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At different periods through the progress of this Journal, we have preserved many specimens of the ingenuity of the inimitable DIBDEN. The following excellent new song is so characteristical of a genuine British tar, that we fancy some of our readers will soon have it by heart.
Why what's that to you if my eyes I'm a wiping?
A tear is a pleasure d'ye see in its way,
But they that han’t pity, why I pities they.
If of courage you'd know, lads, the true from the sham;
But duty appeas’d, 'tis in mercy a lanıb.
There's bustling Bob Bounce, for the old one not caring,
Helter skelter to work, pelt away, cut and drive;
For as to a foe, why he'd eat him alive!
Who once sav'd his life, as near drowning he swam,
He cried over him all as one as a lamb.
That my friend Dick, or Tom, I would rescue from danger,
Or lay my life down for each lad in the mess,
And the poorer, the more I should succour distress.
And peril defy as a bug-bear, or flam,
But feel more, by compassion, when turn'd to a lamb.
The heart and the eyes, you see, keep the same motion,
For though both shed their drops, 'tis all to the same end;
Sheds his blood for his country, his tears for his friend.
You may snigger, and titter, I don't care a damn!
But, the battle once ended--the heart of a lamb.
I have searched in vain for the name of the quaint inditer of the subsequent stanzas, and am persuaded that he either timidly hid himself, or was lost in the dreary shades of dull obscurity. Though his name is concealed, his merit is very conspicuous in this composition, which though written in a strain of peculiar simplicity, has for its vital principle, pure and practical philosophy
My mind to me a kingdom is,
Such perfect joy therein I find,
That God or nature hath assign’d:
si Content to live, this is my stay;
I seek no more than may suffice:
Look, what I lack, MY MIND SUPPLIES.
* I see how plenty surfeits oft,
And hasty climbers soonest fall,
Mishap doth threaten most of all:
“ No princely pomp, nor wealthy store,
No force to win a victory,
No shape to win a lover's eye.
“Some have too much, yet still they crave;
I little have, yet seek for more,
And I am rich with little store:
“I laugh not at another's loss,
I grudge not at another's gain;
I brook what is another's bane:
My wealth is health and perfect case,
My conscience clear, my chief defence: I never seek by bribes to please,
Nor by desert to give offence; Thus do I live, thus will I die, Would all did so, as well as I.
“ I take no joy in earthly bliss,
I weigh not Cresus' wealth a straw; For care, I care not what it is,
I fear not Fortune's fatal law. My mind is such as may not move, for beauty bright, or force of love:
“I wish but what I have at will,
I wander not, to seek for more; I like the plain, I climb no hill,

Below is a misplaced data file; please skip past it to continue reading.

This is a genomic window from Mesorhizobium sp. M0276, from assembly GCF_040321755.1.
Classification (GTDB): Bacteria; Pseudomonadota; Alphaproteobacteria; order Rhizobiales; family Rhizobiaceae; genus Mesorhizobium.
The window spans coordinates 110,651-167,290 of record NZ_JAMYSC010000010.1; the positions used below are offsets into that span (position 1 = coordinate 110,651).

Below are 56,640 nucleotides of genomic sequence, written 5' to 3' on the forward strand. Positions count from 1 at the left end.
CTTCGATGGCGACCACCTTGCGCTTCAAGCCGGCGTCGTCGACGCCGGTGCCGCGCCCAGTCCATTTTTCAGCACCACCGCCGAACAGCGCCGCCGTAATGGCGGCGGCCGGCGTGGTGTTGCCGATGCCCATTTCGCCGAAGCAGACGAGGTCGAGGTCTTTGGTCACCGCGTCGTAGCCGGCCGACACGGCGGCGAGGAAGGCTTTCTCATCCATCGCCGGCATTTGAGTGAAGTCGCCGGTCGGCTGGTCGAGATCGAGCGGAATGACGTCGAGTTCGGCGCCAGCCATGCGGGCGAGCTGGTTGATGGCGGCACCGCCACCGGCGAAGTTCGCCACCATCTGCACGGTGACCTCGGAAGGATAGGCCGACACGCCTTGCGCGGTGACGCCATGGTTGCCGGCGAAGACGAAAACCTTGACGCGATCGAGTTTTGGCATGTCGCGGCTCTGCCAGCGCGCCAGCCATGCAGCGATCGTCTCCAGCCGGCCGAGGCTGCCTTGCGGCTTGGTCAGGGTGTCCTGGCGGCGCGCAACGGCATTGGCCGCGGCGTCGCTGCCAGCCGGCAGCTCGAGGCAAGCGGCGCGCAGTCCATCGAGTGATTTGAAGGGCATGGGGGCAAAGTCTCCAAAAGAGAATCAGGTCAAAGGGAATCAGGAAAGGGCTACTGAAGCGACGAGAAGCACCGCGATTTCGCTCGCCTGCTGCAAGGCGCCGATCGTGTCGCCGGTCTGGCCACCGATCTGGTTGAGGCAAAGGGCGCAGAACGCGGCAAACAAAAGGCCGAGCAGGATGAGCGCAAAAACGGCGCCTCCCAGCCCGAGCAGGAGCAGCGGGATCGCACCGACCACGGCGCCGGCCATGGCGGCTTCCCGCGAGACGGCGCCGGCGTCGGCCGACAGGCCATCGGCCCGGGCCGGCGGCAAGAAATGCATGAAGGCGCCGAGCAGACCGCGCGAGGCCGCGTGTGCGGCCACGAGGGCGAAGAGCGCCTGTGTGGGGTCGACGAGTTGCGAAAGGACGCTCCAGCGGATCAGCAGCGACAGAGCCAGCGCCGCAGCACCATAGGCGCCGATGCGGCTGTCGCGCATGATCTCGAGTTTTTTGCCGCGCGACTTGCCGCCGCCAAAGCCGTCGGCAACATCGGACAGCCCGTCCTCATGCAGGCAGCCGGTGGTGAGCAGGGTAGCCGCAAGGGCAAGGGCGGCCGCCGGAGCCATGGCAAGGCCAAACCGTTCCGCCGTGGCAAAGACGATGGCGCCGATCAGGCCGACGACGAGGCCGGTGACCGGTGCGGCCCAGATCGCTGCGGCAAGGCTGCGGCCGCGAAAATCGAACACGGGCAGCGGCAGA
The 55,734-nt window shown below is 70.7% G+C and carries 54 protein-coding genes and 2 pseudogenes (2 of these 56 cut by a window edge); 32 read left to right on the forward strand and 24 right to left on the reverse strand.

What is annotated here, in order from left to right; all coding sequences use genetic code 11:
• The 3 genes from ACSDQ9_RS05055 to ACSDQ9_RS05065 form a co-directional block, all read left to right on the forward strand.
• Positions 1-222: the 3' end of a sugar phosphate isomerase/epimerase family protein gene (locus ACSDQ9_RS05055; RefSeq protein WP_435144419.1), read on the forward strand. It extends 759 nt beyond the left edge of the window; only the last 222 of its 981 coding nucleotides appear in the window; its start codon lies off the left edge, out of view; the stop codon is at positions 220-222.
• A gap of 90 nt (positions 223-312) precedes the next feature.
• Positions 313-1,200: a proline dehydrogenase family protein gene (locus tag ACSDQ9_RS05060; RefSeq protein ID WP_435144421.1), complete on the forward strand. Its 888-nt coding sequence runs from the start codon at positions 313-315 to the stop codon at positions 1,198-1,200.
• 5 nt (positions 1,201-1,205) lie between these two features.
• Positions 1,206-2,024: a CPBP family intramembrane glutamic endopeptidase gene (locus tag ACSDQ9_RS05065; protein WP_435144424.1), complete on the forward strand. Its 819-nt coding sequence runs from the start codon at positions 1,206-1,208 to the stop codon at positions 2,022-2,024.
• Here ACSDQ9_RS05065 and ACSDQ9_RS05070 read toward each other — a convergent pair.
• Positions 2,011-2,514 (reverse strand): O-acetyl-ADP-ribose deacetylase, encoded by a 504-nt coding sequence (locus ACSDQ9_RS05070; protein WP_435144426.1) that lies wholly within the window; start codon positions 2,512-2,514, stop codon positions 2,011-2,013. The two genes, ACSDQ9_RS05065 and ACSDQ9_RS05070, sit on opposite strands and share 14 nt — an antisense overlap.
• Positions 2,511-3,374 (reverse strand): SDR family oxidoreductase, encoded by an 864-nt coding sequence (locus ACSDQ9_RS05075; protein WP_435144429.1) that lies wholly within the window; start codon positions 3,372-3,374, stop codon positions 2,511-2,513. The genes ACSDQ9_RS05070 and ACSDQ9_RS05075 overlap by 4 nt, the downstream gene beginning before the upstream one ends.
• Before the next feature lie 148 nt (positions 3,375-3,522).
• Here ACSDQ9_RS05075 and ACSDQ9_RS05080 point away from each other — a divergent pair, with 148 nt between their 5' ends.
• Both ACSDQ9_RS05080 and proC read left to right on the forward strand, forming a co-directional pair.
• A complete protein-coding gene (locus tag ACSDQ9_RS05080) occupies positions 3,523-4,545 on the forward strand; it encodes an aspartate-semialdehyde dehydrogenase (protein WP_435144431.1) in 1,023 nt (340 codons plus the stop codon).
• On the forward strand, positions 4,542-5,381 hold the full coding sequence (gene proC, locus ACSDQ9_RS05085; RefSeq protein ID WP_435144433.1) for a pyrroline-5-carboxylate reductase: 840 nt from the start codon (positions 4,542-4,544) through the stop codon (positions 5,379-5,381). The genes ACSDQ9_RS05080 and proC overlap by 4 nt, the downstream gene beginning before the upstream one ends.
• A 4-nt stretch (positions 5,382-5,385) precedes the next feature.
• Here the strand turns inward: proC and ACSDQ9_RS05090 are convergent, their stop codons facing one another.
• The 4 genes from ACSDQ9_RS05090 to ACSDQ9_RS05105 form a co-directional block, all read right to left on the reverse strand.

In greatest storms, I sit on shore. And laugh at them who toil in vain, To get what must be lost again.
♡ I kiss not where I wish to kill,
I feign not love where most I hate,
I wait not at the miser's gate.
“ The Court nor camp I like, nor loathe,
Extremes are counted worst of all, The golden mean between them both,
Doth surest sit, and fears no fall. This is my choice; for why? I find, No WEALTH IS LIKE A QUIET MIND."
Having thus far regaled my readers with the agreeable, though homely verses of a sort of Grub Street writer, I will now strive to make them merry with a very modern Anacreontic. The ensuing song is the sportive effusion of a juvenile bard, by the name of Thomas A. Geary, who adorned Ireland, his native country, with the splendour of premature genius, and, who, by a premature death, accelerated by the vengeance of Adversity, still causes the tears of Sensibility to flow. I know of no festive ode more exhilirating than this; and though the austerer moralist may doubt the soundness of our poet's philosophy, yet the gayety of the sentiment will excite a kindred emotion in the breast even of the sternest. Amid the pining sicknesses, the corrosive cares, and pensive sorrows of our mortal condition, the nepenthe of the Greeks, the poppy of Asia, the falernium of Horace, and the burgundy of France, must, sometimes, be temperately enjoyed, in happy alliance with our physical power, and our moral consolations.
THE GLASSES SPARKLE ON THE BOARD.
The glasses sparkle on the board,
The wine is ruby bright,
Of ease and gay delight;
Then let us feast the soul;
Let's drown it in the bowl.
This world they say's a world of wo,
But that I must deny,
Or pain from Beauty's eye!
They would our joys control;
Let's drown it in the bowl.
That Time flies fast, the poets sing,
Then surely it is wise,
And seize him as he flies;
The moments as they roll,
Why drown it in the bowl.
FOR THE PORT FOLIO.-AN IDEA IN THE NIGHT.
To night, when I started from the first dreams of the despotism of fancy, I remembered that a favourite friend had, at the noon-tide hour, impatiently demanded of me who is Horace in London? To this query I can make no satisfactory response, but the light of my fading lamp, which I have recently relumed, enables me to transcribe, for the delight of my readers, the following stanzas, which will provoke more curiosity to discover the name of that brilliant wight, whose pretensions are so commanding, and whose phrases are so fortunate. The wit of the second stanza, and the description in the fourth and fifth, of the convivial powers of the duke of Norfolk, one of the most jovial of Comus' crew; the classical antithesis, in the seventh stanza, and the Epicurean wish at the close of this festive ode, are all of the Horatian character,
HORACE IN LONDON-BOOK I. ODE XXXI.
Quid dedicatum poscit Apollinem, &c.
WHAT asks the bard, who first invades,
With votive verse, Apollo's shrine,
Thee, male Duenna of the Nine?
Not venison, darling of the Church,
Mutton will serve his turn as well,
He spurns the fat, to sound the sliell!